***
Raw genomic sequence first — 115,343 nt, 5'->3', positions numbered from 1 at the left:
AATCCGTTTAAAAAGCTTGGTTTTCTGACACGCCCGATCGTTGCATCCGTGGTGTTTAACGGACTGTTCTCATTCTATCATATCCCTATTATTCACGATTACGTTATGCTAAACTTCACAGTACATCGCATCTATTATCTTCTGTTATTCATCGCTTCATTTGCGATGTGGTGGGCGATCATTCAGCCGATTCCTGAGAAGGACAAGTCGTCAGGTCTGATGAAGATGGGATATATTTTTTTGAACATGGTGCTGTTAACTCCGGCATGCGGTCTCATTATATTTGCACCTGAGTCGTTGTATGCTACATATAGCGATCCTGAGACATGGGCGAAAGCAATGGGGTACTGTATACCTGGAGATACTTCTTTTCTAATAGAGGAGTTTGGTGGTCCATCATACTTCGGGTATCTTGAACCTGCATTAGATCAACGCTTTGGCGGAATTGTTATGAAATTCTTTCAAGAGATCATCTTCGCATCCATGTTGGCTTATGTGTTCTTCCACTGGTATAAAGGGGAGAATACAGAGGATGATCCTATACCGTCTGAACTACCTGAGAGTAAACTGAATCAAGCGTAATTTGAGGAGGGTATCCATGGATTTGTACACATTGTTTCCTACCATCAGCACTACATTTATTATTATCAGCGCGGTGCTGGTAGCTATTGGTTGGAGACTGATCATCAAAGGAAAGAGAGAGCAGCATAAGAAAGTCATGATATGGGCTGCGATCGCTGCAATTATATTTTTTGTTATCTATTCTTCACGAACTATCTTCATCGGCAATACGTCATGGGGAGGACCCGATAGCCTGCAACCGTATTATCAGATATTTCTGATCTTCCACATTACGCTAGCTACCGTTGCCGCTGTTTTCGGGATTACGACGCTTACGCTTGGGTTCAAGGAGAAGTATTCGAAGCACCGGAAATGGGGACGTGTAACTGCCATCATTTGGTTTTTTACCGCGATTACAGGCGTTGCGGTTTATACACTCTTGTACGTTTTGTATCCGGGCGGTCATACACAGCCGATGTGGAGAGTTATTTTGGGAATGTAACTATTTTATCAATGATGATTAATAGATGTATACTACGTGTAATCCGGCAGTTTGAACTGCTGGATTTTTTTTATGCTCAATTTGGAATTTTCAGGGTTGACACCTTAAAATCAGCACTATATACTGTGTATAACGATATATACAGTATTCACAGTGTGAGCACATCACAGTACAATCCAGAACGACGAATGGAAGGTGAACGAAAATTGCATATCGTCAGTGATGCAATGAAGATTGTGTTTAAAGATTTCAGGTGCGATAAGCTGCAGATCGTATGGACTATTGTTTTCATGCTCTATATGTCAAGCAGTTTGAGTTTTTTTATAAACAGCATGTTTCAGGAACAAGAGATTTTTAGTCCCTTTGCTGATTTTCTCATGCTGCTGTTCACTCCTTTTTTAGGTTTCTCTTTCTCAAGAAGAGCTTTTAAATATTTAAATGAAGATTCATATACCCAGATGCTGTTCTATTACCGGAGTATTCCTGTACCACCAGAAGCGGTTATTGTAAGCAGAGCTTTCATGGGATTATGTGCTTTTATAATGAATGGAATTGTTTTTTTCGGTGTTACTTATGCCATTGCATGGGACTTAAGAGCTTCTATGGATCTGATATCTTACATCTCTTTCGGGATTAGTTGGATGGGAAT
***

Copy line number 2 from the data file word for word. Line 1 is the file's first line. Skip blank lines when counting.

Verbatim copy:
AATCCGTTTAAAAAGCTTGGTTTTCTGACACGCCCGATCGTTGCATCCGTGGTGTTTAACGGACTGTTCTCATTCTATCATATCCCTATTATTCACGATTACGTTATGCTAAACTTCACAGTACATCGCATCTATTATCTTCTGTTATTCATCGCTTCATTTGCGATGTGGTGGGCGATCATTCAGCCGATTCCTGAGAAGGACAAGTCGTCAGGTCTGATGAAGATGGGATATATTTTTTTGAACATGGTGCTGTTAACTCCGGCATGCGGTCTCATTATATTTGCACCTGAGTCGTTGTATGCTACATATAGCGATCCTGAGACATGGGCGAAAGCAATGGGGTACTGTATACCTGGAGATACTTCTTTTCTAATAGAGGAGTTTGGTGGTCCATCATACTTCGGGTATCTTGAACCTGCATTAGATCAACGCTTTGGCGGAATTGTTATGAAATTCTTTCAAGAGATCATCTTCGCATCCATGTTGGCTTATGTGTTCTTCCACTGGTATAAAGGGGAGAATACAGAGGATGATCCTATACCGTCTGAACTACCTGAGAGTAAACTGAATCAAGCGTAATTTGAGGAGGGTATCCATGGATTTGTACACATTGTTTCCTACCATCAGCACTACATTTATTATTATCAGCGCGGTGCTGGTAGCTATTGGTTGGAGACTGATCATCAAAGGAAAGAGAGAGCAGCATAAGAAAGTCATGATATGGGCTGCGATCGCTGCAATTATATTTTTTGTTATCTATTCTTCACGAACTATCTTCATCGGCAATACGTCATGGGGAGGACCCGATAGCCTGCAACCGTATTATCAGATATTTCTGATCTTCCACATTACGCTAGCTACCGTTGCCGCTGTTTTCGGGATTACGACGCTTACGCTTGGGTTCAAGGAGAAGTATTCGAAGCACCGGAAATGGGGACGTGTAACTGCCATCATTTGGTTTTTTACCGCGATTACAGGCGTTGCGGTTTATACACTCTTGTACGTTTTGTATCCGGGCGGTCATACACAGCCGATGTGGAGAGTTATTTTGGGAATGTAACTATTTTATCAATGATGATTAATAGATGTATACTACGTGTAATCCGGCAGTTTGAACTGCTGGATTTTTTTTATGCTCAATTTGGAATTTTCAGGGTTGACACCTTAAAATCAGCACTATATACTGTGTATAACGATATATACAGTATTCACAGTGTGAGCACATCACAGTACAATCCAGAACGACGAATGGAAGGTGAACGAAAATTGCATATCGTCAGTGATGCAATGAAGATTGTGTTTAAAGATTTCAGGTGCGATAAGCTGCAGATCGTATGGACTATTGTTTTCATGCTCTATATGTCAAGCAGTTTGAGTTTTTTTATAAACAGCATGTTTCAGGAACAAGAGATTTTTAGTCCCTTTGCTGATTTTCTCATGCTGCTGTTCACTCCTTTTTTAGGTTTCTCTTTCTCAAGAAGAGCTTTTAAATATTTAAATGAAGATTCATATACCCAGATGCTGTTCTATTACCGGAGTATTCCTGTACCACCAGAAGCGGTTATTGTAAGCAGAGCTTTCATGGGATTATGTGCTTTTATAATGAATGGAATTGTTTTTTTCGGTGTTACTTATGCCATTGCATGGGACTTAAGAGCTTCTATGGATCTGATATCTTACATCTCTTTCGGGATTAGTTGGATGGGAAT